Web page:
Thursday, June 12, 2014

Antichrist [Denmark, 2009]

Nine Things about the Movie Antichrist

1.This is the first film in director Lars von Trier’s remarkable “Depression Trilogy”. I had to watch it twice to really start unpacking it enough so that I could start writing my thoughts about it.

2. It’s not really about the Antichrist. At least, not as most people think of it.

3. The “Prologue” is one of the most gorgeously tragic and sexually explicit opening sequences in film history.

4. It’s about a therapist and his wife whose child has died. The wife is undergoing extreme grief over the loss, and her husband tries to help her by taking her to a secluded cabin in the woods. Once they get to the cabin, he starts getting visions of things like foxes eating themselves. She thinks the ground burns her feet. It just gets worse from there.

5. The cinematography is entrancing, trippy, and gorgeous. The soundtrack is surreal and disconcerting.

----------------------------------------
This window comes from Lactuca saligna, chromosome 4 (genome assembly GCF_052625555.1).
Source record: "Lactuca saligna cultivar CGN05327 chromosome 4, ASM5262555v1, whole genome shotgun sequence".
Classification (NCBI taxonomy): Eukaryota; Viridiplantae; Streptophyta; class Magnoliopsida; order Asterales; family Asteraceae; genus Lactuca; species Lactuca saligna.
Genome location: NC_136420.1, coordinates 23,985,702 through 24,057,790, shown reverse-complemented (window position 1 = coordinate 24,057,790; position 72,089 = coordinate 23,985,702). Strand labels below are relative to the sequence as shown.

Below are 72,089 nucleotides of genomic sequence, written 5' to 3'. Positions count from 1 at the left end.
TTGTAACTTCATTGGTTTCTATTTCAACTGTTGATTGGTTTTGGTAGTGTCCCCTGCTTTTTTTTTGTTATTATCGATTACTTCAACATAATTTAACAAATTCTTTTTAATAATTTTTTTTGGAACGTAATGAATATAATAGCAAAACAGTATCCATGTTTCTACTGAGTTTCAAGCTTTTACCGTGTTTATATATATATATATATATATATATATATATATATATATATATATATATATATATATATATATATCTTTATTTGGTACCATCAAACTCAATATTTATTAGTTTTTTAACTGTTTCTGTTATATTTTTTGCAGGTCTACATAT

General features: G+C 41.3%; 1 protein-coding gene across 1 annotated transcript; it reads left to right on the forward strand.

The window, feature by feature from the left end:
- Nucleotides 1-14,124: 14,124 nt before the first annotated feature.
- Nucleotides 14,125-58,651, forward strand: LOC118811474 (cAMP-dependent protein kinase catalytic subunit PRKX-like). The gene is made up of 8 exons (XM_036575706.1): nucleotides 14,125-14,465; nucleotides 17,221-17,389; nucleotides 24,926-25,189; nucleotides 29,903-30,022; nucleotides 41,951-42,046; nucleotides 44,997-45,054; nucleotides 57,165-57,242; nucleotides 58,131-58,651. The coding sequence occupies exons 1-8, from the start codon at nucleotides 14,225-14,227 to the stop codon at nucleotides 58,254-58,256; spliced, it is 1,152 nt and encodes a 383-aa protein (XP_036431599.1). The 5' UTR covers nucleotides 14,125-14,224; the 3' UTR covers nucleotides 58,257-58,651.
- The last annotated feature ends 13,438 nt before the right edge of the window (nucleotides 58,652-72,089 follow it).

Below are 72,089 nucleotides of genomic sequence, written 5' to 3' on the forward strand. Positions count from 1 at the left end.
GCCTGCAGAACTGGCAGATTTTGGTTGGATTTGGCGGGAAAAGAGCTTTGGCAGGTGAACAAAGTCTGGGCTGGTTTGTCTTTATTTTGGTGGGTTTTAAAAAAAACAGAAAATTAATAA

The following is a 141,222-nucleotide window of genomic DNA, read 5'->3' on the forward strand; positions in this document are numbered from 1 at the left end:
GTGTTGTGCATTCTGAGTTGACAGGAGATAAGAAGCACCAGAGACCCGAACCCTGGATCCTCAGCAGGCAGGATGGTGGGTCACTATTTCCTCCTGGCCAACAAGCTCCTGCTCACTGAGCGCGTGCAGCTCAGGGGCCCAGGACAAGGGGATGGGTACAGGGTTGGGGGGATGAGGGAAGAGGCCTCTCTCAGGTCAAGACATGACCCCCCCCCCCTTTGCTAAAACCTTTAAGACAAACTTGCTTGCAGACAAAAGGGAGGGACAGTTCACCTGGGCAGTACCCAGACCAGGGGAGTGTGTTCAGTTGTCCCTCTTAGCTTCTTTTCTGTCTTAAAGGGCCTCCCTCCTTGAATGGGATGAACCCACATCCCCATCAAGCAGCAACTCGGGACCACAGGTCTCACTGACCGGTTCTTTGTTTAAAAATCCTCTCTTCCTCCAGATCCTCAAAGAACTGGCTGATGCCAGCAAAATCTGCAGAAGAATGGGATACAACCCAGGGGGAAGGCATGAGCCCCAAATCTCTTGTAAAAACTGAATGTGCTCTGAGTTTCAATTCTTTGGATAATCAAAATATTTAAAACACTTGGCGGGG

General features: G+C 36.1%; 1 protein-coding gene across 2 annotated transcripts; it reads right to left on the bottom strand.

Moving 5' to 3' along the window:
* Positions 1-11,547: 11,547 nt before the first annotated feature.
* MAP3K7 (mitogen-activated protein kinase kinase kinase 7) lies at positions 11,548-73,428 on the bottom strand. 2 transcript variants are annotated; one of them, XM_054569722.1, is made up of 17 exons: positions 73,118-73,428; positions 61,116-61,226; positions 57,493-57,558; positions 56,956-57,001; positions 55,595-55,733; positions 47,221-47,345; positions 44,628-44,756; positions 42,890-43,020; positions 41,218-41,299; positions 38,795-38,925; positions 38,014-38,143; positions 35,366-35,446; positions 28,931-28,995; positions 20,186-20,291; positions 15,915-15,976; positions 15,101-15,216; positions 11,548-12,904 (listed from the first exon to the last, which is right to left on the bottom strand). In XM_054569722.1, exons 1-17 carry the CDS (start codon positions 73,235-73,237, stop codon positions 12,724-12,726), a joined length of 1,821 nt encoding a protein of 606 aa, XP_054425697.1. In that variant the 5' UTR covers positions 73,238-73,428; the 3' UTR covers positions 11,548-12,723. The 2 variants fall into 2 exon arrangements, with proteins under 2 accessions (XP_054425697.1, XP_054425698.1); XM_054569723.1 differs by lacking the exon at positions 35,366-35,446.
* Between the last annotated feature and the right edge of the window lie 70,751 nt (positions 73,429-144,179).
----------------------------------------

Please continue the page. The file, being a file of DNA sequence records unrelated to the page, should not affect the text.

6. Nick is the only named character in the movie, and he’s dead five minutes into the film. The husband and wife (played by Willem Dafoe and Charlotte Gainsborg) are never given names. In fact, every other person in the movie actually has their faces blurred out.

7. This film is an examination of many things - death, grief, internalized misogyny, the evil of human nature, and the meaninglessness of everything. It requires a lot of reflection to make sense of what’s actually going on. Von Trier does not make easy movies.

8. This movie was quite controversial when it was made because of it’s extreme sexual imagery and violence. A few scenes were filmed with porn stars taking the place of the main actors.

9. This movie is definitely not for everyone. It’s a difficult, brave, important, psychosexual nuclear bomb. It’s not a horror film, but it uses horror movie conventions to make the point that the real horror is life itself… and maybe our own souls.